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Counting down to ObamaCare: What's coming in 2013?
Most Americans still don't know what to expect from President Obama's health-care overhaul, and the big changes are yet to come
 
ObamaCare supporters react to the Supreme Court decision to uphold President Obama's health care law on June 28.
ObamaCare supporters react to the Supreme Court decision to uphold President Obama's health care law on June 28. Mark Wilson/Getty Images

When House Speaker John Boehner (R-Ohio) said after the 2012 election that "ObamaCare is the law of the land," he was more stating the facts than waving a white flag. Republicans haven't entirely given up on neutering, or at least undermining, President Obama's signature domestic achievement, but the Patient Protection and Affordable Care Act has survived several legislative attempts at repeal, a harrowing Supreme Court challenge, and now a presidential election that promised critics their last best chance of killing ObamaCare before it takes full effect in 2014. Still, a lot of the nuts and bolts of the law are still loose (or still in their packaging), making 2013 a very big year for the health-care overhaul. Here's a chronological rundown of what benefits and rules kick in over the next year, what has yet to be finalized, and what the GOP is doing to keep up the fight:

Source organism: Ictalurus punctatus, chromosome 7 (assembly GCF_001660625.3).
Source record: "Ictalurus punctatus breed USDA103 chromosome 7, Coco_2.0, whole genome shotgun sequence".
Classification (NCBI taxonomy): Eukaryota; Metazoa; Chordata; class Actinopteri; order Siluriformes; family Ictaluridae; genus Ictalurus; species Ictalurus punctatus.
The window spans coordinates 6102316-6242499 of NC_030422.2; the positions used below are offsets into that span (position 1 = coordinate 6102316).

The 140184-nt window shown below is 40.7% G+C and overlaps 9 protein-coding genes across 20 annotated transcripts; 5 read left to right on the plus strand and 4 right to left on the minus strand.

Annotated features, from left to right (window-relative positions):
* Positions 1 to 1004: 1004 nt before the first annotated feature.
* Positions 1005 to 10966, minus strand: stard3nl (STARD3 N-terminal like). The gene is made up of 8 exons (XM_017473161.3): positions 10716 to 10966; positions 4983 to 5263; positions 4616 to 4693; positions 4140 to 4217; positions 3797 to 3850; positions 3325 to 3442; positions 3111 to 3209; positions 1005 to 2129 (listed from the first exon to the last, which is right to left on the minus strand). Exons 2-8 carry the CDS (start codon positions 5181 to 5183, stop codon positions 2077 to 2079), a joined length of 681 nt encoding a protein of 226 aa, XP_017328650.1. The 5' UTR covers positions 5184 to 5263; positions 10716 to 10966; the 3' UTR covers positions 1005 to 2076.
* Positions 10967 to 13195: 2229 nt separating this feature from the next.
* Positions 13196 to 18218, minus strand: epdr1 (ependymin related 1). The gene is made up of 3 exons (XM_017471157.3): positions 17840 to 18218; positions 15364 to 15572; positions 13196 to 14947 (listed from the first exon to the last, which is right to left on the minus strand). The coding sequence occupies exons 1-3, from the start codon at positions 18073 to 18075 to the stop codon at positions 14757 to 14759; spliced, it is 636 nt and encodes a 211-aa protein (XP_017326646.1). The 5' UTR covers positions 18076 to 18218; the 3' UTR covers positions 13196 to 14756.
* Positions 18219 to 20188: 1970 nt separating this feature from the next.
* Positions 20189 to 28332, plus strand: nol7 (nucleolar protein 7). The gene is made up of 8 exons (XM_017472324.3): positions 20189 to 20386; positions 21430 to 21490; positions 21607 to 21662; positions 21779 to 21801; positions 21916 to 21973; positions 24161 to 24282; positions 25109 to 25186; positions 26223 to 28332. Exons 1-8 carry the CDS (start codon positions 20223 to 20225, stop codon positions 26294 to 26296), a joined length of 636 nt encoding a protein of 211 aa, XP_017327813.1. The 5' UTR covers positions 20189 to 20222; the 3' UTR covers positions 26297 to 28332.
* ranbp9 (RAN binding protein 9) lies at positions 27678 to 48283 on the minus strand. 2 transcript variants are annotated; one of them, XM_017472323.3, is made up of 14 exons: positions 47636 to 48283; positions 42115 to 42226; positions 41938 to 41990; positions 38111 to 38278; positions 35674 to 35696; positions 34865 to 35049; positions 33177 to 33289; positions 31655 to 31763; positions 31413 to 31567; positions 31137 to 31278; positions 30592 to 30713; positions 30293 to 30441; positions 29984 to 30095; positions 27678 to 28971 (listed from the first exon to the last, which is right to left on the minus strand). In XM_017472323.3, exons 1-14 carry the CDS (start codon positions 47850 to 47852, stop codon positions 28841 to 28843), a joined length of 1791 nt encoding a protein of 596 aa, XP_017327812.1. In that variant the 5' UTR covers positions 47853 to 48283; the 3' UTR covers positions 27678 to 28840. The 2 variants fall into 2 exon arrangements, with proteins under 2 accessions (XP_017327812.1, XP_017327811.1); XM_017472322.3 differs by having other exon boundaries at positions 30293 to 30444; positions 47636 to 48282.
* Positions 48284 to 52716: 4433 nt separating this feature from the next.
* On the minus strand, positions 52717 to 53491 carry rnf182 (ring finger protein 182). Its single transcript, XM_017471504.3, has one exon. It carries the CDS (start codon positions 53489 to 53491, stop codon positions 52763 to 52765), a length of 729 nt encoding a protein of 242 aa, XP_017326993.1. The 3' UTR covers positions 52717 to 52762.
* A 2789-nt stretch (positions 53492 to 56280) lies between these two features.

What has already taken effect
As Obama noted repeatedly in the presidential campaign, ObamaCare already allows parents to keep their children on their health insurance plans until age 26, prevents children from being denied coverage due to pre-existing conditions, offers some preventative services at no out-of-pocket cost, and prohibits insurers from setting lifetime limits on benefits. On Nov. 20, the Department of Health and Human Services (HHS) published a whole ream of (largely technical) rules guiding how ObamaCare will be implemented.

December 14, 2012
This is the HHS deadline for states to decide whether they will set up their own health insurance exchanges, partner with the federal government, or let the feds set one up for them. "Basically, these will be health insurance stores," says Peter Grier at The Christian Science Monitor, "markets intended to provide a more organized and competitive way for people to buy a product that's often complicated and confusing." Eligible shoppers will include workers whose employers don't provide affordable health care, the self-employed, and early (pre-Medicare-age) retirees.

As of Nov. 29, 18 states had said they would set up their own exchanges, six had signed on for state-federal partnerships, 17 had said they would leave the work to the federal government, and 10 were still undecided. Massachusetts and Utah already have exchanges, although Utah's is "relatively bare-bones" and only serves employers, not individuals, says Sarah Kliff at The Washington Post.